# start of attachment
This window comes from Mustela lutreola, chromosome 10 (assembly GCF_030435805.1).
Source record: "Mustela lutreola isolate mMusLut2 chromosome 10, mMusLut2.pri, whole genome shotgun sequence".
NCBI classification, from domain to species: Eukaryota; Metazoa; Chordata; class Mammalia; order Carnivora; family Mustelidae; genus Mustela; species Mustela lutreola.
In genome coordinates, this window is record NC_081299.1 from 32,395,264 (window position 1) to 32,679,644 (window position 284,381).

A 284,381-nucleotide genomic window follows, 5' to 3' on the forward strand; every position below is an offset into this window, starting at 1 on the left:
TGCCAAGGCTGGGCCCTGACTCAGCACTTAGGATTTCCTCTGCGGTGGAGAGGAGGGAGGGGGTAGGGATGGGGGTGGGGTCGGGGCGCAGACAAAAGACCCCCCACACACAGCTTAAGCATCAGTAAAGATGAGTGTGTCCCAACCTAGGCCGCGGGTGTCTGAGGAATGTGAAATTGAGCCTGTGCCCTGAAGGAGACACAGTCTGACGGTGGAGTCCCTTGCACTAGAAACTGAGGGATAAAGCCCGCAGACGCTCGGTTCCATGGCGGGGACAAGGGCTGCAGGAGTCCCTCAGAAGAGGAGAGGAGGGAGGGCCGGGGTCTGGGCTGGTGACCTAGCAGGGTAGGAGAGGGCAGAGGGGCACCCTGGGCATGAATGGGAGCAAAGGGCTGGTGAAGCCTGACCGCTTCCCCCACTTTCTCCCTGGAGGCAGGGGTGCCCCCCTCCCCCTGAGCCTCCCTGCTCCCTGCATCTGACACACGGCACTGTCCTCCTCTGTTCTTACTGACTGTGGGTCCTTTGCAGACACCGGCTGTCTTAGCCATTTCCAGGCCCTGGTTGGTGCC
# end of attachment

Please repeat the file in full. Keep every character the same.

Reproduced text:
This window comes from Mustela lutreola, chromosome 10 (assembly GCF_030435805.1).
Source record: "Mustela lutreola isolate mMusLut2 chromosome 10, mMusLut2.pri, whole genome shotgun sequence".
NCBI classification, from domain to species: Eukaryota; Metazoa; Chordata; class Mammalia; order Carnivora; family Mustelidae; genus Mustela; species Mustela lutreola.
In genome coordinates, this window is record NC_081299.1 from 32,395,264 (window position 1) to 32,679,644 (window position 284,381).

A 284,381-nucleotide genomic window follows, 5' to 3' on the forward strand; every position below is an offset into this window, starting at 1 on the left:
TGCCAAGGCTGGGCCCTGACTCAGCACTTAGGATTTCCTCTGCGGTGGAGAGGAGGGAGGGGGTAGGGATGGGGGTGGGGTCGGGGCGCAGACAAAAGACCCCCCACACACAGCTTAAGCATCAGTAAAGATGAGTGTGTCCCAACCTAGGCCGCGGGTGTCTGAGGAATGTGAAATTGAGCCTGTGCCCTGAAGGAGACACAGTCTGACGGTGGAGTCCCTTGCACTAGAAACTGAGGGATAAAGCCCGCAGACGCTCGGTTCCATGGCGGGGACAAGGGCTGCAGGAGTCCCTCAGAAGAGGAGAGGAGGGAGGGCCGGGGTCTGGGCTGGTGACCTAGCAGGGTAGGAGAGGGCAGAGGGGCACCCTGGGCATGAATGGGAGCAAAGGGCTGGTGAAGCCTGACCGCTTCCCCCACTTTCTCCCTGGAGGCAGGGGTGCCCCCCTCCCCCTGAGCCTCCCTGCTCCCTGCATCTGACACACGGCACTGTCCTCCTCTGTTCTTACTGACTGTGGGTCCTTTGCAGACACCGGCTGTCTTAGCCATTTCCAGGCCCTGGTTGGTGCC